• Dchummer. Cathode Ray Tube . Youtube . N.p., n.d. Web. 6 Oct. 2010. <‌watch?v=O9Goyscbazk&feature=related>.
  • “Experiments with cathode rays  .” Wikipedia . N.p., n.d. Web. 6 Oct. 2010. <‌wiki/‌File:JJ_Thomson_exp2.png>.
  • “Famous Experiments: Cathode Rays.” Physics LAB . N.p., n.d. Web. 6 Oct. 2010. <‌Document.aspx?doctype=3&filename=Magnetism_CathodeRays.xml>.
  • “J. J. Thomson .” wikipedia . N.p., 6 Oct. 2010. Web. 6 Oct. 2010. <‌wiki/‌J._J._Thomson#Experiments_with_cathode_rays>.
  • “J. J. Thomson’s Cathode Ray Experiment .” Experiment-reasourses . N.p., n.d. Web. 6 Oct. 2010. <‌cathode-ray.html>.
  • “Thomson’s Experiment .” Think Quest . N.p., n.d. Web. 6 Oct. 2010. <‌19662/‌low/‌eng/‌exp-thomson.html>.
  • 3 experiments, 1 Big Idea . N.p., n.d. Web. 6 Oct. 2010. <‌history/‌electron/‌jj1897.htm>.
  • Wordle . N.p., n.d. Web. 6 Oct. 2010. <‌create >.

Sunday, September 12, 2010

Copper Pot, by Nick I

For my house hold object I chose a copper pot.  The copper pot is completely made out of copper, therefore i thought that it would be good to observe and record the properties of.  Also I decided that i would look for properties that would benefit people that used copper in their day to day life.

Physical Properties 

1.  Malleability- Copper is a very malleable metal and is shown to be by the making of this bowl. you can observe the markings on the walls of the bowl as examples of this malleability.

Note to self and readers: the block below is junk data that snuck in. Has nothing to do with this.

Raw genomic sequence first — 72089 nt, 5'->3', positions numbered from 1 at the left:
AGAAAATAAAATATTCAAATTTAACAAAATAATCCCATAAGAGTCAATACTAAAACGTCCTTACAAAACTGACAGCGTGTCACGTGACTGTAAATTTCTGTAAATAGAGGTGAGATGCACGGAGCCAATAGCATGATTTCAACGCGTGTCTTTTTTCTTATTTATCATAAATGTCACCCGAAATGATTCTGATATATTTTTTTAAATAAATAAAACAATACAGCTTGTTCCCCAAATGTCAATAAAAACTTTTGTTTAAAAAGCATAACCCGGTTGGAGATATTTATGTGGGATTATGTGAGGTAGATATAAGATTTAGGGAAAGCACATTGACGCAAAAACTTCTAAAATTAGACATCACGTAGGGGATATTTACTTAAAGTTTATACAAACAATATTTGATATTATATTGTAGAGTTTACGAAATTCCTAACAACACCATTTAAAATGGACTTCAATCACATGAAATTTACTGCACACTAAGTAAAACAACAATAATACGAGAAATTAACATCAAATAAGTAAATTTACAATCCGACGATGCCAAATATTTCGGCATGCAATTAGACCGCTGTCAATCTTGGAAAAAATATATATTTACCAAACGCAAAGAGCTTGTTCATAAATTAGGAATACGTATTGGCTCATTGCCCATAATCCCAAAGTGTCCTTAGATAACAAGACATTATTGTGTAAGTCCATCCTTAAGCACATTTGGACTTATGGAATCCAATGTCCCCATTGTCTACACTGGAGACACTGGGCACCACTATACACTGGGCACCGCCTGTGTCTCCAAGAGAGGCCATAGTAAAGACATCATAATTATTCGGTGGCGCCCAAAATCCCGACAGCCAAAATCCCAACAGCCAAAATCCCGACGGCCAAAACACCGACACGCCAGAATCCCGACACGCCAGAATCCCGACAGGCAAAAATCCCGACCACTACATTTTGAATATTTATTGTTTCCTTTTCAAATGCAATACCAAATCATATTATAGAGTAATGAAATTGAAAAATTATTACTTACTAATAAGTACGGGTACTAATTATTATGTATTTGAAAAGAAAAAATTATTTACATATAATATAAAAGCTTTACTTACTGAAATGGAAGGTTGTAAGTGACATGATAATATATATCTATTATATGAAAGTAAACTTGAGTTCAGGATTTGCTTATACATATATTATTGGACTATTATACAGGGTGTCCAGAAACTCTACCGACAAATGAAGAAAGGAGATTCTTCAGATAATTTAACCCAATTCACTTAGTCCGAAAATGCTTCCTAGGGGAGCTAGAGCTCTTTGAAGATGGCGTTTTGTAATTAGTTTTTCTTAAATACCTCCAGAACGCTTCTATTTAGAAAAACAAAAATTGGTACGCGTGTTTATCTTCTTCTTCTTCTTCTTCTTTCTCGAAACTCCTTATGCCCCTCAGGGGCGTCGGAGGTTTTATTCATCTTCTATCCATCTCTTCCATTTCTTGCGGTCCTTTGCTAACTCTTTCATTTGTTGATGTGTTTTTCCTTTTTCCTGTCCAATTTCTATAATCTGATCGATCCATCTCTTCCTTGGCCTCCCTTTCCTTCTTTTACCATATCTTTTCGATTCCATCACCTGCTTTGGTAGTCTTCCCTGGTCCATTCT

2. Conductivity- Copper is used in electrical wires around the world because of its ability to be conductive.

3. Brown color- The bowl has a brownish gold color to it which is from the copper.

4. Lustrous- The bowl has is shiny and reflects light which is also another quality of the copper.

5. Density- 8.92 grams per cubic centimeter.

Chemical Properties

1.The copper bowl is most stable at its oxidized state and if it is not cleaned frequently will form a layer of copper oxide over the walls of the bowl. The copper oxide can appear in two different forms, one being a dark tarnished brown color or a patchy teal.  This is caused by the oxygen bonding with the copper.

2. When the inside of the bowl is washed with lemon juice and salt the copper oxide washes away to show the true bright lustrousness of the copper element.  This is caused by the abrasion of the salt and the acidety of the lemon juice.

3. Adding vinegar to copper also cleans the copper oxide off but at the same time speeds up the process of becoming oxidized again. For example I used a test strip of copper and dipped it in store bought vinegar. the next day it had a dark teal rust-type material of the section of copper that had been submerged in vinegar.

4. After poring three egg whites into the bowl and stirring them for three minutes the egg whites began to stiffen much quicker than in a normal plastic bowl.  This happens because the copper causes the proteins in the egg white to coagulate much quicker.

5. The copper is very stable causing it to stay in the same state instead of either dissolving or breaking down into multiple elements.  The copper oxide helps to protect the bowl and keep it in its original form despite the fact that copper is a soft metal.

From these experiments and observations, i have concluded that copper is a very useful element. Not only is it easily shaped into different objects but when in is being used as one of these objects it is very useful and helpful.

Works Cited